Tatu Saloranta has released WoodStox 3.0, a free-as-in-speech (LGPL) validating XML processor written in Java that implements StAX pull-parsing API. WoodStox supports XML 1.0 and 1.1, and is dual-licensed under the LGPL and the Apache license 2.0.
Jez Higgins has posted a new version of Arabica, an open source C++ XML parser toolkit that supports SAX2 and DOM2 by wrapping an underlying parser such as expat, Xerces, libxml, or the Microsoft XML parser COM component. It supports various string types. According to Higgins, "The August 2006 release extends the XPath engine to support arbitrary strings types. A new dual DOM/Streaming parser has been added. By registering a callback function, partially built DOM trees can be processed, modified, manipulated or even discarded, before proceeding to build more of the tree. The release also includes assorted minor bug fixes." Arabica is published under a BSD style license.
Pavel Sher has posted Juxy 0.7, "a simple unit testing library for XSLT written in Java. Juxy allows to call or apply individual XSLT templates from Java and does not use any specific features of XSLT processor for that purposes. It relies entirely on TRaX API and should work with any TRaX compliant XSLT processor." Juxy is published under the Apache 2.0 license. Java 1.4 or later is required.
Jacek Radajewski has posted an alpha of UTF-X, a JUnit extension for testing XSLT stylesheets. According to Radajewski, "We've developed it at USQ for unit testing our stylesheets about three years ago, and two years ago released it under GPL. Although still in Alpha versions UTF-X works well and has been used in reasonable size projects (over 1500 templates/tests). UTF-X tests or Test Definition Files (TDFs) are XML documents which can be validated and rendered. Being able to render your tests works well for the test-first-design approach as you can write all your tests, validate them against your and/or xhtml DTD and render them for visual inspection. If everything is OK you can write your templates untill all tests pass." UTF-X requires Java 5 and is published under the GPL.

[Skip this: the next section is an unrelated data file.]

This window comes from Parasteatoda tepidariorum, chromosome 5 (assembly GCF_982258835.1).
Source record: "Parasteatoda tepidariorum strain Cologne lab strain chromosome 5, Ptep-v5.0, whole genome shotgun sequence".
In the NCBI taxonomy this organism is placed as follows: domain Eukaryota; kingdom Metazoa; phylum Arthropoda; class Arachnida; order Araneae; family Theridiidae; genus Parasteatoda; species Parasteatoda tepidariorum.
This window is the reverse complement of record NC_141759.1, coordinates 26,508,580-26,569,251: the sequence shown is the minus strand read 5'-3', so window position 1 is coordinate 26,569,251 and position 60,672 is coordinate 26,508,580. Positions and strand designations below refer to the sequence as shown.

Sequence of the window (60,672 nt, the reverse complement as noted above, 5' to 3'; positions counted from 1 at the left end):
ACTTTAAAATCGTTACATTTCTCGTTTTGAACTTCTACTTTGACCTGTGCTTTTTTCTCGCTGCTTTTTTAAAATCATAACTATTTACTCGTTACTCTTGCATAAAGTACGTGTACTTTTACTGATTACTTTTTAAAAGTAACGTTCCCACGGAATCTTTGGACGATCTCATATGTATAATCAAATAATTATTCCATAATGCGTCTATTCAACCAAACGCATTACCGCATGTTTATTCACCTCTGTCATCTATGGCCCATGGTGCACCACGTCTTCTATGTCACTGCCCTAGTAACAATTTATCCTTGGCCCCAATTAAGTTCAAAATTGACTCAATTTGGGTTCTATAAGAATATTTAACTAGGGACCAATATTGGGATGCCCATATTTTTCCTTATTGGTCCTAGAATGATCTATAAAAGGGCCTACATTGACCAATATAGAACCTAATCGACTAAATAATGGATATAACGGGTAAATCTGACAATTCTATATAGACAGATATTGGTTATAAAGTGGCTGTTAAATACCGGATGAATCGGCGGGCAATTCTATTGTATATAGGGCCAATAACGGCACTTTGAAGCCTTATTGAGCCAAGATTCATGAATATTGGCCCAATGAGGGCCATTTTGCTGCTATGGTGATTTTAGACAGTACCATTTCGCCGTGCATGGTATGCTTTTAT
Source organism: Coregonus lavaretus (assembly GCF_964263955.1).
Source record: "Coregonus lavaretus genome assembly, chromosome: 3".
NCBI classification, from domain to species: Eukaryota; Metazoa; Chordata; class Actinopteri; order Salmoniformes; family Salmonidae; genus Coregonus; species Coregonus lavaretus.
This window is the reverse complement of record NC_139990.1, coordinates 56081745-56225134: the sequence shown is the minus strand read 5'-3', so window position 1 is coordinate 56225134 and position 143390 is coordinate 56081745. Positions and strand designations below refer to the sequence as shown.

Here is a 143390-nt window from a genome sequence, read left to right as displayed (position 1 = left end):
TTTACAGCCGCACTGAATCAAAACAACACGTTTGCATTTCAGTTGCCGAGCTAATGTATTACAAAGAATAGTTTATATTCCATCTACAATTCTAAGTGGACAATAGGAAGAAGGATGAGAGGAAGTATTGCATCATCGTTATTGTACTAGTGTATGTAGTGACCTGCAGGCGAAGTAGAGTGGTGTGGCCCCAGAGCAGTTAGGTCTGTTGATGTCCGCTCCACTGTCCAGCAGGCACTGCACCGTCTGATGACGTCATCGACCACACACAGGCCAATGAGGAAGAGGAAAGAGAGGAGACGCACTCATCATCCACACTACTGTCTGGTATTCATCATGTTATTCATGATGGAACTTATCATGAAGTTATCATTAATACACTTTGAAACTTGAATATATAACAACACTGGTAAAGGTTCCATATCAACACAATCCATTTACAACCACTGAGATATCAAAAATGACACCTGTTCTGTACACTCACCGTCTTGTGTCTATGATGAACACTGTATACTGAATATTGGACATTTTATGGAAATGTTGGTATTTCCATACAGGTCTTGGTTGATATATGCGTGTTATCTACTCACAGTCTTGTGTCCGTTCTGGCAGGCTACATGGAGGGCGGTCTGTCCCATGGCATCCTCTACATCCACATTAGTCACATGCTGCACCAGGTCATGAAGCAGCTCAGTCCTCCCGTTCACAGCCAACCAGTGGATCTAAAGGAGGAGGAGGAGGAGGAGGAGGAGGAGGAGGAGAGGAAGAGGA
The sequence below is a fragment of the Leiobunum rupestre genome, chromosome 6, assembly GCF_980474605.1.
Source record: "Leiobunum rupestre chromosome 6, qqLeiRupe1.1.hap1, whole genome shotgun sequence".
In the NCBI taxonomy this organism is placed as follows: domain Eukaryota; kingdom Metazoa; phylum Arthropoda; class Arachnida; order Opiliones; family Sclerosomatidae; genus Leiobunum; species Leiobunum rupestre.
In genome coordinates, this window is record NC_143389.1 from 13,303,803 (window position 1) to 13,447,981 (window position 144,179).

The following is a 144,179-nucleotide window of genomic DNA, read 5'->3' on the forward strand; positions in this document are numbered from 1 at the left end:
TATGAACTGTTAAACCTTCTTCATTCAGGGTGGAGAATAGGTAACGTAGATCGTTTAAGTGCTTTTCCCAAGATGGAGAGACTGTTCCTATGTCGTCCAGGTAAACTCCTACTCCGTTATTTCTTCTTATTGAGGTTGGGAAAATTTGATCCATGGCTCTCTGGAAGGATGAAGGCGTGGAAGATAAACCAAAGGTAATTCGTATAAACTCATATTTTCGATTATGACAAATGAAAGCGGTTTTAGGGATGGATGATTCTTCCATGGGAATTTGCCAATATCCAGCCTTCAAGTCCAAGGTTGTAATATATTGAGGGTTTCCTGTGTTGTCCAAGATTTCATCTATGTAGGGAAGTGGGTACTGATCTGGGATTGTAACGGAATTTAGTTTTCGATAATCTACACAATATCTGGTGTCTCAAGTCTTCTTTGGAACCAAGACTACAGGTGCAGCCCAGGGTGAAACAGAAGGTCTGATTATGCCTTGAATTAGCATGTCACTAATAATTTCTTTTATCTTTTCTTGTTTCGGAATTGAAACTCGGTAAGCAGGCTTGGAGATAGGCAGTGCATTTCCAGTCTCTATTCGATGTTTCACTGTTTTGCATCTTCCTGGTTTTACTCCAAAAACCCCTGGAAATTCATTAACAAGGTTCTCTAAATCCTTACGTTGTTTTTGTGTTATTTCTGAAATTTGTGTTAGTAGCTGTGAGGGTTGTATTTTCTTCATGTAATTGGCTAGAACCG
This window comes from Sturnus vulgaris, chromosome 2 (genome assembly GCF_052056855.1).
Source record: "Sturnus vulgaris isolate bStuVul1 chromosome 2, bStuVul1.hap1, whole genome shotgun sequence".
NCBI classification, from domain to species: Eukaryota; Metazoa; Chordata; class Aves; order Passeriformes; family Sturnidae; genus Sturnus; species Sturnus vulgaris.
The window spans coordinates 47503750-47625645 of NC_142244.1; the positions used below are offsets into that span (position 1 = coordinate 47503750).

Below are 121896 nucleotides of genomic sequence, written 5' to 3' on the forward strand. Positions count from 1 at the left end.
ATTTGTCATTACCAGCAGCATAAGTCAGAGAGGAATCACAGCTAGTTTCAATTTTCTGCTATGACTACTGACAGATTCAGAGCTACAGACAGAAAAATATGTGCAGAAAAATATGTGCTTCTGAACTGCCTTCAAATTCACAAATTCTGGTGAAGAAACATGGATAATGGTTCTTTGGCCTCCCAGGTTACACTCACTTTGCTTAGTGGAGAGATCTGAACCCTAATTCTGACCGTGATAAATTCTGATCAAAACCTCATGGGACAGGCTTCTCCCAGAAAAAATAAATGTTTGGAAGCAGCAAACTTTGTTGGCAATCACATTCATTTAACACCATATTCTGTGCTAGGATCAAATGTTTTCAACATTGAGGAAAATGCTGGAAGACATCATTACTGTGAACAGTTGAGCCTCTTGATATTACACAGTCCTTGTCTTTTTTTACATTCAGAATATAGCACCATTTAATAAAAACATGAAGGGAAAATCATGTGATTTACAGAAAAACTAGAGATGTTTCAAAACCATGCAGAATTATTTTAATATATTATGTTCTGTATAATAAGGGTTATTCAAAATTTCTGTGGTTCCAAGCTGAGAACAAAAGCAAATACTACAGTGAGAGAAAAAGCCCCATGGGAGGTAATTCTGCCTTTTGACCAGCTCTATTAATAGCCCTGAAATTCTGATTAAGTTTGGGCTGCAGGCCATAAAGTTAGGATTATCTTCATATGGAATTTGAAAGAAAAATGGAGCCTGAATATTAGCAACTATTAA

Oleg Paraschenko has released XSieve, "an XML transformation language based on combination of XSLT and Scheme (a Lisp dialect). XSieve make XSLT to be a general-purpose language." I'm not quite sure why you'd want that when we already have excellent general purpose languages like Python and Java, but there it is. XSieve allows XSLT extension functions to be written in Scheme. Since XSLT and Scheme are both functional languages, that may be a better match than extension functions written in imperative languages like Java and C.
XRules.org has released XmlVoyager, a spreadsheet-like XML browser for Windows. According to developer Waleed Abdullav, "XmlVoyager is especially useful when working with publicly standardized XML formats such as those created by vertical standards groups like UBL and OAGIS. Columns can be added to identify which nodes are populated by the XML creator and which ones are required or optional by the XML consumer (see example in the download). And, additional columns can be used to provide comments or describe business rules that govern the use of each node. XmlVoyager makes it easy to customize the view to show only relevant data as needed."